Saturday, May 28, 2016

KP EBE - Can we talk about the fact that this is a comedy? (Theme Post)

Table of Contents:

Ok, so, since the last time I did a Kim Possible Episode by Episode post I fell down and simultaneously sprained my ankle and gave myself a concussion, spent a month avoiding extended screen time (as would be required to do more Kim Possible decon), came back with a notebook full of stuff, including random tangents, that I still haven't managed to get onto Stealing Commas, graduated from university, and most recently watched Captain America: Civil War and realized that there is so much to talk about that I'm going to need an entire series of posts to deal with it.

So, it's been a while.  And right now the temperature is at, "OH MY FUCKING GOD!  It's not even summer yet.  What the hell is this!?  Is this Hell?"  (Note that if I had a semicolon-exclamation point I would totally have used it to couple the first two sentences.)

Oh, also, primary computer is in for repairs.  Again.  Because it was never really fully fixed after the last time (but I was so happy to have it back I didn't make a fuss) and then it got much, much worse.

So, it's been a while and I'm not going to do a decon of the next section of Attack of the Killer BeBes right now.  There is, however, something that's been kicking around in my mind.


Something that I haven't talked about before is how big of a deal Kim Possible was.  I'm not talking about the impressive ratings or the cross cultural appeal or the fanatically loyal fanbase.  No, I mean how big of a deal it was for (The) Disney Channel.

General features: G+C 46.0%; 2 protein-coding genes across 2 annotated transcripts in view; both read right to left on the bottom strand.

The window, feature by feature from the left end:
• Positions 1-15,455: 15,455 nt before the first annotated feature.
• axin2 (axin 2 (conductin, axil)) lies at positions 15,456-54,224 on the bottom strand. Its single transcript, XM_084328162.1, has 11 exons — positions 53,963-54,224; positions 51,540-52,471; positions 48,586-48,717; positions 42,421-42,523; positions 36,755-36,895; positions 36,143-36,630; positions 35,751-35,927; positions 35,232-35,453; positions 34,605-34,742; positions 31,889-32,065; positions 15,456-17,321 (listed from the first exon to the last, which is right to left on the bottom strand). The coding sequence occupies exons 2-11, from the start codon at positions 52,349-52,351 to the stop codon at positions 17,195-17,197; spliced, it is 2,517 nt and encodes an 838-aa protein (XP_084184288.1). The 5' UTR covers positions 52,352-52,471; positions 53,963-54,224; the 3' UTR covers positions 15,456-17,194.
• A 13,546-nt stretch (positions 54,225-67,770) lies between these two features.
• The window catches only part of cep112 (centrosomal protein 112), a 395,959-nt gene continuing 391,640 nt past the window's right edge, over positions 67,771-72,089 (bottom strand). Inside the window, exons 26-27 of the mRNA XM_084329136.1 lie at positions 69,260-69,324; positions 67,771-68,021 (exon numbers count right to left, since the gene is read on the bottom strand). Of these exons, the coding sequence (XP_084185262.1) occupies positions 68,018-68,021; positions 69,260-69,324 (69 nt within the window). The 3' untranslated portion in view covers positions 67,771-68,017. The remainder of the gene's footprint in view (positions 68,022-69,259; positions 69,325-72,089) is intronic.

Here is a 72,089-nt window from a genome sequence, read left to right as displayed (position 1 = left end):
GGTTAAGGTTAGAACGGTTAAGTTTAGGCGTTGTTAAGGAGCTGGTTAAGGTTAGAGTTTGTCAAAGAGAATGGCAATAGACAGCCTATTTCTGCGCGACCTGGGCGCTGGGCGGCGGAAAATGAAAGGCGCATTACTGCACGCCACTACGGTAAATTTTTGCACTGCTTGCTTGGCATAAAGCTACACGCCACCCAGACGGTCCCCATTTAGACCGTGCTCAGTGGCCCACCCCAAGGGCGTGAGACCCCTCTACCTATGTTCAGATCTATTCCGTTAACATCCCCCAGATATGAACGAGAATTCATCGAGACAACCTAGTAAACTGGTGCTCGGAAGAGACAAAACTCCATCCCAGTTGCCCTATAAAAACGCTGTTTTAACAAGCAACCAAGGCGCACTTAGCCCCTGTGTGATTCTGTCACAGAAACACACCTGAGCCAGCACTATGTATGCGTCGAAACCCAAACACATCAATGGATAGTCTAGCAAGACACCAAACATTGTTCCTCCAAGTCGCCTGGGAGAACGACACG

The Disney Channel started in 1983.  Disney Television Animation Started in 1984 and their first animated TV series hit the airwaves the next year.  You'd think that there'd be some kind of connection there but the fact of the matter is that The Disney Channel didn't have an animated original series until 2001 (by which point it had been rebranded as just Disney Channel without the "The") and that wasn't made by Disney Television Animation.  In fact it wasn't even for Disney.  It was created for Nickelodeon (owned by Disney arch-rival Viacom) but Nick passed on it and Disney Channel picked it up.

Kim Possible, which hit the airwaves the following year (2002), was the second Disney Channel animated original series but the first Disney Channel animated original series produced in-house by Disney Television Animation.

It was, thus, in many ways their flagship animated series.  Kim Possible was what Disney made by itself for itself and marked the dawn of fully-Disney Disney Channel animated original series.

Disney asked for an animated original series sometime around the changing from 19XX to 2000.  The pitch series bible for Kim Possible was done in the year 2000 (which is the first firm date we have) and while changes were made between then and the actual production of the show, the core of the idea remained unchanged.

Kim Possible was thus the flagship animated show on the flagship Disney TV channel and can be therefore construed as the message, insofar as a there is one, that Disney TV was pushing.

That matters.  I don't want to understate the importance of it, but I don't want to overstate it either.  So here's a caveat:

It's not what Disney as a whole was pushing because Disney Channels Worldwide (what Disney Channel is the flagship of) is a subsidiary of Disney–ABC Television Group, which is a subsidiary of Disney Media Networks, which is a division of The Walt Disney Company,  So it's a part of a part of a part of the whole.

Kim Possible was not a major thing for the vast and eldritch entity that is the Disney as a whole.  Not even close.  It was a major deal for Disney animated TV.

It is, in in broad overview, a show where a girl does awesome things and the audience laughs.


How Kim Possible came about is usually told in an extremely context-less fashion.

Generally something like this:
In an elevator one creator said something like, "Kim Possible: She can do anything," and the other responded with, "Her sidekick is Ron Stoppable: he can't do anything."  The entire show was quickly figured out from that basis, down to the point that it would end with Kim and Ron getting together as a romantic couple.